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Posted April 6, 2004

Book: A Morally Complex World: Engaging Contemporary Moral Theology
Author: James T. Bretzke
Liturgical Press, Collegeville, MN, pp. 248

An Excerpt from the Jacket:

“A Morally Complex World” covers the methodology of moral theology; basic concepts such as conscience and moral agency; natural law and moral norms; how the Bible can be used in Christian ethics; how to dialogue on contested ethical issues; how to consider sin and moral failure; and how to mediate moral principles and moral teaching in a pastorally sensitive manner in concrete life situations.

An Excerpt from the Book:

I suspect that what we really need is a recovery of sin — not in the sense that we further its practice, but that we regain the awareness that sin is something that struggles to exert its sovereignty over us. As British Church historian Norman Tanner puts it, a weakness of our contemporary society, “fueled by the media and consumer advertising, is that people are cajoled into believing that they can, and therefore to some extent should, do everything. [This] . . . .has led to a too great emphasis on attaining perfection by personal striving; people all too easily give up completely if they cannot achieve everything — an all or nothing mentality that especially in recent years has had a sad consequence upon Catholics lapsing unnecessarily from the practice of their religion.” One side effect of this effort to avoid confronting real sin and failure in our lives is to look at the world in such a way as to divide it into two classes of good and bad. Of course, we locate ourselves firmly in the former, while placing in the latter all those with we have difficulty. “The neo-Nazis, the racists, the anti-feminists, the polluters of the environment, they are all he unworthies. We are O.K. because we are not like them (at least not like the particular group that happens to be centre-stage at the time) and would never dream of having such base instincts.”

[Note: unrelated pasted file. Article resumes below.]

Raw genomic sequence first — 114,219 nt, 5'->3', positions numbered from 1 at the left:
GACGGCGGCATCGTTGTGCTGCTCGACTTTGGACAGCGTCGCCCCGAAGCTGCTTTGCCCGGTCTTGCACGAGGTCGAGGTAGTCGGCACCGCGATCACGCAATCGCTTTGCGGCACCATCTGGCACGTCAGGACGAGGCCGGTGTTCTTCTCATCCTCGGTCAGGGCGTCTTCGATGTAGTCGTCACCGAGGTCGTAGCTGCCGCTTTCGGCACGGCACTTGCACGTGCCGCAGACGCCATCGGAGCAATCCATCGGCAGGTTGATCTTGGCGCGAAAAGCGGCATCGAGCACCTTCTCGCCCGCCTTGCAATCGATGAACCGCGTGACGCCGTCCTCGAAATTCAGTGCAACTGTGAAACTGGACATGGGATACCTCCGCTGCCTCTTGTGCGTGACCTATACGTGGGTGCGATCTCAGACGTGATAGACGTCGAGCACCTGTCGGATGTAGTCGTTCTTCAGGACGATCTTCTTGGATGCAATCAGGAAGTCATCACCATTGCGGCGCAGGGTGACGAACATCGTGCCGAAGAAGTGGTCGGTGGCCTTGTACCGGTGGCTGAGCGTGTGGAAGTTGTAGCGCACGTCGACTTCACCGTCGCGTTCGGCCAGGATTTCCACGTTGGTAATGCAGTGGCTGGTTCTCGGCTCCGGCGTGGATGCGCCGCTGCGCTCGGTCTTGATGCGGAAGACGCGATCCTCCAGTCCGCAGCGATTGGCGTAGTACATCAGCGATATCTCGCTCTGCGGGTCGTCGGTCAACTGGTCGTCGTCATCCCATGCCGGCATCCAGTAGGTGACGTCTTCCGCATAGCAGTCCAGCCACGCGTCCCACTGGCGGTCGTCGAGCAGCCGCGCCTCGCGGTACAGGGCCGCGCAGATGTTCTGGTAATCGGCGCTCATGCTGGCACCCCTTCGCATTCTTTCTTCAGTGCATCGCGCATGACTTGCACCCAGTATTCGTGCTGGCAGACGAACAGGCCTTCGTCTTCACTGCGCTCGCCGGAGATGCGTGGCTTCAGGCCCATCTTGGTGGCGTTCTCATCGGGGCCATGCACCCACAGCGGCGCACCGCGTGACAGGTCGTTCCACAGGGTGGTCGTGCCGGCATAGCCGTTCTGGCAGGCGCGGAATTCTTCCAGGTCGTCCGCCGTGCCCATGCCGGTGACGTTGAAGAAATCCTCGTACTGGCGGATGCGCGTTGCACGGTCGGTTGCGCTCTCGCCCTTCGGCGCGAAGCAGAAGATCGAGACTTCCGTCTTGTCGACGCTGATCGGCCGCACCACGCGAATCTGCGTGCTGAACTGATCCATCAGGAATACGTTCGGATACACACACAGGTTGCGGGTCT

While Tanner suggests as a remedy a return to a medieval conception of sin, I think we need to go back even earlier — right to the time of Jesus and Paul, who remind us that “God saved us and called us with a holy calling, not according to our works but according to his own purpose and grace. This grace was given to us in Christ Jesus before the ages began.” If w can really believe this message, then we will be in a better position to recover the true relation of sin and grace, and find true liberation from sin. We will achieve this not by somehow remaking ourselves into clones of the Immaculate Conception, but by accepting the freely given offer of true life which we must live out in the process of the original meaning of confession, namely, first an awareness and then praise of God’s love and mercy, which then gives us the strength to admit our sins and failings. This admission though is never the last word, just the next word. After this confession we are energized by this grace to take up the lifelong process of conversion.

Table of Contents:

1. Mapping a moral methodology

2. The natural law and moral norms: moving along the rational claim axis

3. Scripture and ethics: moving along the sacred claim axis

4. The sanctuary of conscience: where the axes intersect

5. Modes of moral discourse: navigating towards a common ground

6. Navigating in the morally complex world: casuistry with a human face

7. Sin and failure in a morally complex world